Guideline 15.2

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The following Standards and Guidelines are a work in progress intended to spur discussion between exhibit personnel, conservators and other museum professionals. Please check back in the future as information is added to expand on the Guidelines without currently active links.
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Guideline 15.2: The exhibit design excludes sunlight[edit | edit source]

Why is it important to exclude sunlight from the exhibit space?[edit | edit source]

All light sources produce some amount of visible light, Ultraviolet (UV) radiation, and Infrared (IR) radiation, but sunlight is particularly dangerous because it includes high levels of all three. Direct sunlight should never fall on light-sensitive objects.

In addition, daylight in an exhibit space provides light of inconsistent quality and quantity, changing with the time of day, season, and weather conditions. The complete elimination or tight control of sunlight not only serves a preservation function, it is also easier on the viewer.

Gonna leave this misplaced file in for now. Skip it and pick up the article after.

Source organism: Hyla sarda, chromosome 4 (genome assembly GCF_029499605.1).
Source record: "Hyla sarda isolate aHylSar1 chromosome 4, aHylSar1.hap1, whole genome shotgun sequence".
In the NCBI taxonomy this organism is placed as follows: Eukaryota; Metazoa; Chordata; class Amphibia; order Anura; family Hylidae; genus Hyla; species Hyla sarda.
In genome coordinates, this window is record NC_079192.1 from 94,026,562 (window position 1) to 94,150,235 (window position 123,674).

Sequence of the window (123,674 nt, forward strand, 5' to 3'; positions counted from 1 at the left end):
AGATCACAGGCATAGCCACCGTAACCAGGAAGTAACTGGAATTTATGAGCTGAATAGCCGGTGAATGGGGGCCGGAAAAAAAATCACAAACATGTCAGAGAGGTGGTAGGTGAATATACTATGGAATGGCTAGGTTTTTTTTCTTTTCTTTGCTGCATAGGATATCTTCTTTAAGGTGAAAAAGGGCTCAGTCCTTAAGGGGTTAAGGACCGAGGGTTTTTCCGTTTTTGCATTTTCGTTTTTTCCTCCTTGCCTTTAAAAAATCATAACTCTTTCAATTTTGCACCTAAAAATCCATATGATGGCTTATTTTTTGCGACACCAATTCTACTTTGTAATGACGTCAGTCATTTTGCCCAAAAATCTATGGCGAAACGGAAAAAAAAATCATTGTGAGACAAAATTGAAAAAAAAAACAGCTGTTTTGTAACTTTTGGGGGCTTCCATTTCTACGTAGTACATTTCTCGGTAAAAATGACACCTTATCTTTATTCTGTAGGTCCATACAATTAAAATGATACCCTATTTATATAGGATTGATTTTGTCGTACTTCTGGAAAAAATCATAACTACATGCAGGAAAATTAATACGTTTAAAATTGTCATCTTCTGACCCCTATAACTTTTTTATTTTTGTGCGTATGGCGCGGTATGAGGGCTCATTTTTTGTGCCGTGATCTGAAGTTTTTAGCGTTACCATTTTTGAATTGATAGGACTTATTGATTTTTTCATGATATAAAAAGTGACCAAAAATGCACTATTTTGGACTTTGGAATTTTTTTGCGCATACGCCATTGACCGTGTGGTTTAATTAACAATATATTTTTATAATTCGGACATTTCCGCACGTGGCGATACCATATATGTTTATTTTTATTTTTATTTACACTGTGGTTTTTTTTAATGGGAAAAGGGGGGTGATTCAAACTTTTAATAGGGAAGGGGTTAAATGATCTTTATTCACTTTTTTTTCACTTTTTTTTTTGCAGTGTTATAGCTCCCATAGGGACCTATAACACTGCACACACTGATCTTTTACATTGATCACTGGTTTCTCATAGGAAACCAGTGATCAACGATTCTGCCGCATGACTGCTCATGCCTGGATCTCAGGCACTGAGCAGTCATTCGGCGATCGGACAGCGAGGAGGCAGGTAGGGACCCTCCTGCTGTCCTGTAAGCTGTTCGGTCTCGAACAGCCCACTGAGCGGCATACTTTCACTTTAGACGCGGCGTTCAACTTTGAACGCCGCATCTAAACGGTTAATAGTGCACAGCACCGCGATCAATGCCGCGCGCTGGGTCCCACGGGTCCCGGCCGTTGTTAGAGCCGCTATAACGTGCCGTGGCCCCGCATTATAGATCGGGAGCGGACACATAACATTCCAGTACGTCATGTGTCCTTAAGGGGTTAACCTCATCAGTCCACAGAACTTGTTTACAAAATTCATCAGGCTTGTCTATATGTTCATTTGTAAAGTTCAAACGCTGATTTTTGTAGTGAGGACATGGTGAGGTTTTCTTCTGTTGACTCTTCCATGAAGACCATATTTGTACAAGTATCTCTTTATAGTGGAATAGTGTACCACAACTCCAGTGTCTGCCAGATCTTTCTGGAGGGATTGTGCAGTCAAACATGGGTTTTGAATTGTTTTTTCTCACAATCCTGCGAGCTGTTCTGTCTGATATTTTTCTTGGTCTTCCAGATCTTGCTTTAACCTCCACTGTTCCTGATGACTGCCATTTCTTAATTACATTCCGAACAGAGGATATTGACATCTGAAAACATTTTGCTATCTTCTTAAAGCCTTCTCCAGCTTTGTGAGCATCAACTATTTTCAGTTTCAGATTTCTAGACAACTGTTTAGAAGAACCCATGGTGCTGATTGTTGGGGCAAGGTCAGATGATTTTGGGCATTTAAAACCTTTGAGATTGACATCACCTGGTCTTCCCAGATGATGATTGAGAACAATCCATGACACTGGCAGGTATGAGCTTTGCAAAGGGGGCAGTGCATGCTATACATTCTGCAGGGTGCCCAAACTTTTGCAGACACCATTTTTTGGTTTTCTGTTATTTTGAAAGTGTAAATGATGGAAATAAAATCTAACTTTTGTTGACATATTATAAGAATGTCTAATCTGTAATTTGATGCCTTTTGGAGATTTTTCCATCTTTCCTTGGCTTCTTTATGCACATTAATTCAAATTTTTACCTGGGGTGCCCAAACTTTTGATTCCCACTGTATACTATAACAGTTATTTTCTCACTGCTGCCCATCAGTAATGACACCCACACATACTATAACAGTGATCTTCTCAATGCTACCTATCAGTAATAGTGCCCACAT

What methods can be used to exclude sunlight from the exhibit space?[edit | edit source]

The most dependable way to exclude sunlight is to block any windows or skylights in the exhibit space.

However, when daylight is necessary to create a desired effect (e.g. historical accuracy in a historic room) or when it is not possible to block out daylight, then mitigate or control its effects:

  • Eliminate UV light by covering windows with glazing and films that contain UV filters. (For more information on eliminating UV light see Guideline*.)
  • Use curtains, shades, shutters, and light-filtering blinds to block windows when sunlight is entering the exhibit space.
  • Use exhibit panels to control sunlight
  • Redirect natural light entering the space from an atrium or adjacent area [Needs further explanation]
  • In those particular spaces, objects less susceptible to light damage should be chosen for exhibition.